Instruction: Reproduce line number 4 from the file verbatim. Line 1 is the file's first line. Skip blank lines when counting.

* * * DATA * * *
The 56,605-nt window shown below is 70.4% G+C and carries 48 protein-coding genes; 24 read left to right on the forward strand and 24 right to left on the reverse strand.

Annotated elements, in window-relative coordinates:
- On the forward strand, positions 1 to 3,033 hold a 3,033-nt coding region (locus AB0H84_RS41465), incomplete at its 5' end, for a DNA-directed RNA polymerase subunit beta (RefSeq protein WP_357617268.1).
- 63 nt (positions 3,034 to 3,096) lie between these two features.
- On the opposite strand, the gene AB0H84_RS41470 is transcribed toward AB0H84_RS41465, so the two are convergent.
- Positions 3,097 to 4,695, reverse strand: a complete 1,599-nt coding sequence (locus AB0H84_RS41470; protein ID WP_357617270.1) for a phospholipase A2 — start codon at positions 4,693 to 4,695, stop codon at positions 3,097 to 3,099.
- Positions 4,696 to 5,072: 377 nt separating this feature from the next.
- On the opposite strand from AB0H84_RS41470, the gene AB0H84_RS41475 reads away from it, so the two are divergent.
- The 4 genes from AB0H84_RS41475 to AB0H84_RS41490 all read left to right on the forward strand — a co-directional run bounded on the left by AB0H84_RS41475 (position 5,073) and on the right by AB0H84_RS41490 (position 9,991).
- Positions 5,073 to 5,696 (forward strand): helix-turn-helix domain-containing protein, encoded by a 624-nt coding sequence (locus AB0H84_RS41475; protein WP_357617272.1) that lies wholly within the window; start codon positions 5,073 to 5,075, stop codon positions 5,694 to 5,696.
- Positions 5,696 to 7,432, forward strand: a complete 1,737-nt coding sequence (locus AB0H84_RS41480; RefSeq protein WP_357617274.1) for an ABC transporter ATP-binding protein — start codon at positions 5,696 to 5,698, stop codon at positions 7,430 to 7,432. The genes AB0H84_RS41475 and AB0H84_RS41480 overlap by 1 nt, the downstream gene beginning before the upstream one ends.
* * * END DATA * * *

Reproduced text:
- 63 nt (positions 3,034 to 3,096) lie between these two features.